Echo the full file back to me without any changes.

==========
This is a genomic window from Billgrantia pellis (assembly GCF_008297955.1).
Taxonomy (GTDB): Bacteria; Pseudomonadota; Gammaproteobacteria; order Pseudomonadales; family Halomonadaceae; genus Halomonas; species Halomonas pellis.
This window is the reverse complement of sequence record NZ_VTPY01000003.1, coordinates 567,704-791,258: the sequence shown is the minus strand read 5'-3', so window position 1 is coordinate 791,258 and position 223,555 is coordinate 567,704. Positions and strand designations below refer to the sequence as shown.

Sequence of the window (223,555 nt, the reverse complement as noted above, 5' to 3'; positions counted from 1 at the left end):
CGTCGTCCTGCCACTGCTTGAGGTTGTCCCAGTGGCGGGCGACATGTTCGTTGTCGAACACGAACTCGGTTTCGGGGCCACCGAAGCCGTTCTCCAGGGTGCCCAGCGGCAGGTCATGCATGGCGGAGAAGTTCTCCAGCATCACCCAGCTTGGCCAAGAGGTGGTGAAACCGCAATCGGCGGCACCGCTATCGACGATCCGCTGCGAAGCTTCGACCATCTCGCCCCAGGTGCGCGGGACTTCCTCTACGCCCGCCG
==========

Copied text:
This is a genomic window from Billgrantia pellis (assembly GCF_008297955.1).
Taxonomy (GTDB): Bacteria; Pseudomonadota; Gammaproteobacteria; order Pseudomonadales; family Halomonadaceae; genus Halomonas; species Halomonas pellis.
This window is the reverse complement of sequence record NZ_VTPY01000003.1, coordinates 567,704-791,258: the sequence shown is the minus strand read 5'-3', so window position 1 is coordinate 791,258 and position 223,555 is coordinate 567,704. Positions and strand designations below refer to the sequence as shown.

Sequence of the window (223,555 nt, the reverse complement as noted above, 5' to 3'; positions counted from 1 at the left end):
CGTCGTCCTGCCACTGCTTGAGGTTGTCCCAGTGGCGGGCGACATGTTCGTTGTCGAACACGAACTCGGTTTCGGGGCCACCGAAGCCGTTCTCCAGGGTGCCCAGCGGCAGGTCATGCATGGCGGAGAAGTTCTCCAGCATCACCCAGCTTGGCCAAGAGGTGGTGAAACCGCAATCGGCGGCACCGCTATCGACGATCCGCTGCGAAGCTTCGACCATCTCGCCCCAGGTGCGCGGGACTTCCTCTACGCCCGCCG